According to The Weather Network’s December outlook, “changeable” is what Canada’s temperature pattern will be like for the last month of the year.
“We do not expect that we will lock into a well defined pattern, especially not during the first half of the month,” said The Weather Network. “This is in contrast to much of the fall, which featured extended periods in which large parts of the country were well above normal or well below normal.”
The outlook stated that while most of Canada was colder than normal in November, “much of Canada will be near normal or slightly above seasonal for the month of December, but we don’t expect any region of the country will end up more than a degree or two above or below normal for the month as a whole.”
But, the weather agency said to keep in mind that what is considered “normal” temperatures in December are still much colder than November, and that these changeable patterns are often active patterns.
They also forecast this December will have more winter storms than last December.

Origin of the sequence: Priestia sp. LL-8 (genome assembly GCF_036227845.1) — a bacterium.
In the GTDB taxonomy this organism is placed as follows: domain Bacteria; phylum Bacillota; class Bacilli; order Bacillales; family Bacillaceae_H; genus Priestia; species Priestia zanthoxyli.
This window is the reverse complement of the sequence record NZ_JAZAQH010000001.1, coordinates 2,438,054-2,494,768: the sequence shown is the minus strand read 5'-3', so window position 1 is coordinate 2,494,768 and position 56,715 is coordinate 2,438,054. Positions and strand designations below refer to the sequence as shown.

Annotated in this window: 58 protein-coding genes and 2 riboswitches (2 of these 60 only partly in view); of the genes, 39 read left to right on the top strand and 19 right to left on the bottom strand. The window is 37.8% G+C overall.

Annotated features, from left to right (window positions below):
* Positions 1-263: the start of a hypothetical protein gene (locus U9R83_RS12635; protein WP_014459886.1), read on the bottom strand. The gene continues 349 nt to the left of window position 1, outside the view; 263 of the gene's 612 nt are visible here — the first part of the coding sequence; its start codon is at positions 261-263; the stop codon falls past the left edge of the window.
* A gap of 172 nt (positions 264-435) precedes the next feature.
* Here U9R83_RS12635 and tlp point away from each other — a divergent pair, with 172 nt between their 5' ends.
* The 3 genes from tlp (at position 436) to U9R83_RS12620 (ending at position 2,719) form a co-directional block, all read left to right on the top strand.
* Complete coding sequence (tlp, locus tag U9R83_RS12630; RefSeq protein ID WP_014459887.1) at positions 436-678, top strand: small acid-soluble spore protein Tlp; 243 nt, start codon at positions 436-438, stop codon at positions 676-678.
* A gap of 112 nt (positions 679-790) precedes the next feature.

The Weather Network said the first 10 days of the month will be changeable across Canada, and temperature swings should result in near normal or above normal temperatures for most places.
Heading into mid-month, it said that there are a number of signals that point to a period of milder weather spreading east into the Great Lakes region and into Maritimes. But, “with a large region of colder than normal weather nearby to the north and contradictory signals in the pattern, we have to acknowledge that any warm-up could be cut rather short,” stated the outlook.
And in late December, the weather is expected to transition towards the dominant pattern for the rest of the season, “with milder weather in the west and colder weather from the eastern Prairies to the Maritimes.”
Even with milder patterns, The Weather Network said that “high impact winter weather can still occur.”
(AKA be ready for a storm or two, even if it’s generally warm.)